Assume, without loss of generality, that mean(x) = mean(y) = 0. If x and y have density functions f and g, the individual variances are the integrals of f(x)x2 and g(y)y2, respectively. Taken together, the combined density function is f×g, and we want to know the variance of x+y. Consider the following double integral.

∫∫f(x)g(y)(x+y)2 =

∫∫{ f(x)g(y)x2 } + ∫∫{ 2f(x)g(y)xy } + ∫∫{ f(x)g(y)y2 }

The first integral is the variance of x, and the third is the variance of y. The middle integral is the mean of x times the mean of y, or zero. Therefore the variance of the sum is the sum of the variances.

We can however say something about the odds of finding x ≥ c, for c ≥ 1. Let |x| exceed c with probability p. The area of the curve, beyond c, is p. This portion of the curve contributes at least pc2 to the variance. Since this cannot exceed 1, the probability of finding x beyond c is bounded by 1/c2.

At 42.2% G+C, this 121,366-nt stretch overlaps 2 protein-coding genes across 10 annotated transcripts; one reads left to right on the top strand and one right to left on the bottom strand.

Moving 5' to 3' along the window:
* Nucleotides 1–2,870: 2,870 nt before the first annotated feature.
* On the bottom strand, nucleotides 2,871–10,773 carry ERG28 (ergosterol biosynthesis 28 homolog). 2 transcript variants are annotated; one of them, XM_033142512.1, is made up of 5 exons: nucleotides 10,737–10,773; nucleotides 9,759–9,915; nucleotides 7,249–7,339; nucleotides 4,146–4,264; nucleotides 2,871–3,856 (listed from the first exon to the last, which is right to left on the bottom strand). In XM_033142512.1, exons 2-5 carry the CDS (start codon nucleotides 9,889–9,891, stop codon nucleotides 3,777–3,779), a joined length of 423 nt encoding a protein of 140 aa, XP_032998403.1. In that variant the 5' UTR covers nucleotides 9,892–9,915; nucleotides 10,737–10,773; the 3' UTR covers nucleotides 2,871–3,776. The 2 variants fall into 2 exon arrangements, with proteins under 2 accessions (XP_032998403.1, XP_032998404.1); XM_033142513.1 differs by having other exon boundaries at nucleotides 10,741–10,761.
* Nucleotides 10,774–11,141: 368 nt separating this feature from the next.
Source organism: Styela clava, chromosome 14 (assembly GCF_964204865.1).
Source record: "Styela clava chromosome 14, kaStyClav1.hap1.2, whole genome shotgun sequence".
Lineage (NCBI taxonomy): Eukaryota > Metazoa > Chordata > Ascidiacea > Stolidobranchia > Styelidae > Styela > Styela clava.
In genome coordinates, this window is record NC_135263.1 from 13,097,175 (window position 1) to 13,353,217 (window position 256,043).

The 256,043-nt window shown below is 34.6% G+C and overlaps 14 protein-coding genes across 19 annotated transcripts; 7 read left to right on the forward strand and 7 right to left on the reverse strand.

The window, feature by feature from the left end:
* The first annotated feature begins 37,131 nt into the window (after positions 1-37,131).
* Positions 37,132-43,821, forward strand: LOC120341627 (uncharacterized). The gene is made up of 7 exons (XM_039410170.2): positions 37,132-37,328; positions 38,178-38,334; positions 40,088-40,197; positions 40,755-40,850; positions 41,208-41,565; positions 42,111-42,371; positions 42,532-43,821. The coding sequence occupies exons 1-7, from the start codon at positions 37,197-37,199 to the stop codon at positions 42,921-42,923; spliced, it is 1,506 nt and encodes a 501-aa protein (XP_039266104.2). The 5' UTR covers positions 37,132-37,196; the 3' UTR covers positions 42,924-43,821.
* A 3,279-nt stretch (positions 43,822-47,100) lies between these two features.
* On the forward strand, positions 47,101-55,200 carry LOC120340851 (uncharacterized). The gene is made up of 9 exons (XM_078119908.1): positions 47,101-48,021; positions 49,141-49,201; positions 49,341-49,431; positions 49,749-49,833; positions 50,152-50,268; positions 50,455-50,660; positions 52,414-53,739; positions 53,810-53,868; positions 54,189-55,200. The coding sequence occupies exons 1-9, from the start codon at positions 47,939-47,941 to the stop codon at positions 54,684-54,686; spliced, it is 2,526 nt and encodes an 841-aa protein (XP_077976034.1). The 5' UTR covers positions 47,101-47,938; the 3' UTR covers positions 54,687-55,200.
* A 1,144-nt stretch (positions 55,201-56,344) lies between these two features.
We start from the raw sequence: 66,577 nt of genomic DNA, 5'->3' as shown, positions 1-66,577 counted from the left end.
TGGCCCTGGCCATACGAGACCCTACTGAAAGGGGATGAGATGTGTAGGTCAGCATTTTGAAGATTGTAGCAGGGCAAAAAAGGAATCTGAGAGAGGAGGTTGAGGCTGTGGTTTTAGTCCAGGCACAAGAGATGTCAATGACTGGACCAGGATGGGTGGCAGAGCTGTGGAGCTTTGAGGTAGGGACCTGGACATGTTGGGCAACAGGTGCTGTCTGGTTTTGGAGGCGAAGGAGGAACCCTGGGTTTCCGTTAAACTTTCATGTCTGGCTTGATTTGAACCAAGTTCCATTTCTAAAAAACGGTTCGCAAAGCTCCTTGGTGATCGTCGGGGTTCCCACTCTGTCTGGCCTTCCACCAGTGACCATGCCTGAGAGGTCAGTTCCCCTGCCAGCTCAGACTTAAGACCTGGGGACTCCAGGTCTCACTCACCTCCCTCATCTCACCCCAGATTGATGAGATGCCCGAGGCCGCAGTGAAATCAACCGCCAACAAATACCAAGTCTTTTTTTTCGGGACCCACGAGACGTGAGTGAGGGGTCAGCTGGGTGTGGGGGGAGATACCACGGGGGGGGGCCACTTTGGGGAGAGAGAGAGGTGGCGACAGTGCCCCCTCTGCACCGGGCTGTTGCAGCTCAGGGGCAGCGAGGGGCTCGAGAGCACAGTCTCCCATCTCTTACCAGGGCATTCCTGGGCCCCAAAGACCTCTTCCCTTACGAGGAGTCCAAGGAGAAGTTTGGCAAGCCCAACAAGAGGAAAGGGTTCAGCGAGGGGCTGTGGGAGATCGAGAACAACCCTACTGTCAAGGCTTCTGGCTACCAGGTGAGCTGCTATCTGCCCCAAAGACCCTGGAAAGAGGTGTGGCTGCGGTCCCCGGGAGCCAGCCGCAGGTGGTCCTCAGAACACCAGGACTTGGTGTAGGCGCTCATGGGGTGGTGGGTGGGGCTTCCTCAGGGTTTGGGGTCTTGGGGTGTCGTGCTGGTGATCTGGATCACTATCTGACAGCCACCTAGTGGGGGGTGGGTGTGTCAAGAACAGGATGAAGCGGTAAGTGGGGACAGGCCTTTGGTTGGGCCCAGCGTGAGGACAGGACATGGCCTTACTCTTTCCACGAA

Generalize the above proof to a random variable with mean m and standard deviation s. If c is at least s, x is at least c away from m with probability at most s2/c2.

The expected error is the integral of f(x)(x-t)2, from -infinity to +infinity. Write this as three separate integrals:

error = ∫{ f(x)x2 } - ∫{ 2f(x)xt } + ∫{ f(x)t2 }

The first integral becomes a constant, i.e. it does not depend on t. The second becomes -2mt, where m is the mean, and the third becomes t2. This gives a quadratic in t. Find its minimum by setting its first derivative equal to 0. Thus t = m, and the mean is your best guess. The expected error is the variance of f.